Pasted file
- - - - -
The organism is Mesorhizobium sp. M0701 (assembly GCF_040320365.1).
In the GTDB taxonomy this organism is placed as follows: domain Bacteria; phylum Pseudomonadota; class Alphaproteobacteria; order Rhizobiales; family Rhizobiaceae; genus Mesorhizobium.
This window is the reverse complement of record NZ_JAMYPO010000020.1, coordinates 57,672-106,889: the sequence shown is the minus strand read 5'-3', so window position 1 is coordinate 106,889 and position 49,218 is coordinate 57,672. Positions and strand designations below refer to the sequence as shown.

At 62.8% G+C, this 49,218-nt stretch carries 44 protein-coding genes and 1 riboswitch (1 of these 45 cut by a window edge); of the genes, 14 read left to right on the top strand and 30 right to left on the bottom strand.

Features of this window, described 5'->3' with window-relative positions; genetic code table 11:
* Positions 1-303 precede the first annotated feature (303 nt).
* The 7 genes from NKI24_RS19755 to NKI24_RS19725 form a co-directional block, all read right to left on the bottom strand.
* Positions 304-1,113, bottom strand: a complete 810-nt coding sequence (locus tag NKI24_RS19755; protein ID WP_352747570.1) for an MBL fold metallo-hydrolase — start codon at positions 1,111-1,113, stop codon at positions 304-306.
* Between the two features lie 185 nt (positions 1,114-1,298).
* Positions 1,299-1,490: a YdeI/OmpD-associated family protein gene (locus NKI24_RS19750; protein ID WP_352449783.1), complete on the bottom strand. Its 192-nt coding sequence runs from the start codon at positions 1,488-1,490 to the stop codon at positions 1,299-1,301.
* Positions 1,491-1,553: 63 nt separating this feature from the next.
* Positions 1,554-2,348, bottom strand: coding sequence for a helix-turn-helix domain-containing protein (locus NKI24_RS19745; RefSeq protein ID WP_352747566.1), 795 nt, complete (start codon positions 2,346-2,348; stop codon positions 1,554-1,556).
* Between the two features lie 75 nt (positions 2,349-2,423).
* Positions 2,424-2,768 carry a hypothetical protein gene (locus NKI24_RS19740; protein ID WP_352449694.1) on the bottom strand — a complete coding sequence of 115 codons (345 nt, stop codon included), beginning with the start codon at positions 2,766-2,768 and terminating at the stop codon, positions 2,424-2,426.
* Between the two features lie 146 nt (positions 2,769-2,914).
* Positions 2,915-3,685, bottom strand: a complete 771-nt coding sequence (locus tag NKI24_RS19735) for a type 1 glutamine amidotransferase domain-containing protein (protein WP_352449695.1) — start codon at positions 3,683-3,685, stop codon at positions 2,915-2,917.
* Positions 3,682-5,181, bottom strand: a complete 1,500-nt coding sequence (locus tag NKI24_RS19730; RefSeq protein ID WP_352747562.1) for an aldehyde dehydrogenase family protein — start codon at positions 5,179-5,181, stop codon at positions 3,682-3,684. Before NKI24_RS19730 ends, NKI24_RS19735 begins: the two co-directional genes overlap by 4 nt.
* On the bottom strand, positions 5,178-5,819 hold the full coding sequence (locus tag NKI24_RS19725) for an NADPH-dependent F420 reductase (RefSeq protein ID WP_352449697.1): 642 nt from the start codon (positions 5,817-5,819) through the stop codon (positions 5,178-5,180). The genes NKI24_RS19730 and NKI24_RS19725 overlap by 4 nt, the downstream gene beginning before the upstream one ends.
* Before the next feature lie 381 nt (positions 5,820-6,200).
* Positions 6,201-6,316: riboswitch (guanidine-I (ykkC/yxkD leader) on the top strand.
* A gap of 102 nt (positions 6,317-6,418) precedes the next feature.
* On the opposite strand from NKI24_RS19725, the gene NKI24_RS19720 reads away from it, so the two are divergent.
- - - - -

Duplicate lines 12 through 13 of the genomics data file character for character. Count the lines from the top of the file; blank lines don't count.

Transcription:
* Positions 1,554-2,348, bottom strand: coding sequence for a helix-turn-helix domain-containing protein (locus NKI24_RS19745; RefSeq protein ID WP_352747566.1), 795 nt, complete (start codon positions 2,346-2,348; stop codon positions 1,554-1,556).
* Between the two features lie 75 nt (positions 2,349-2,423).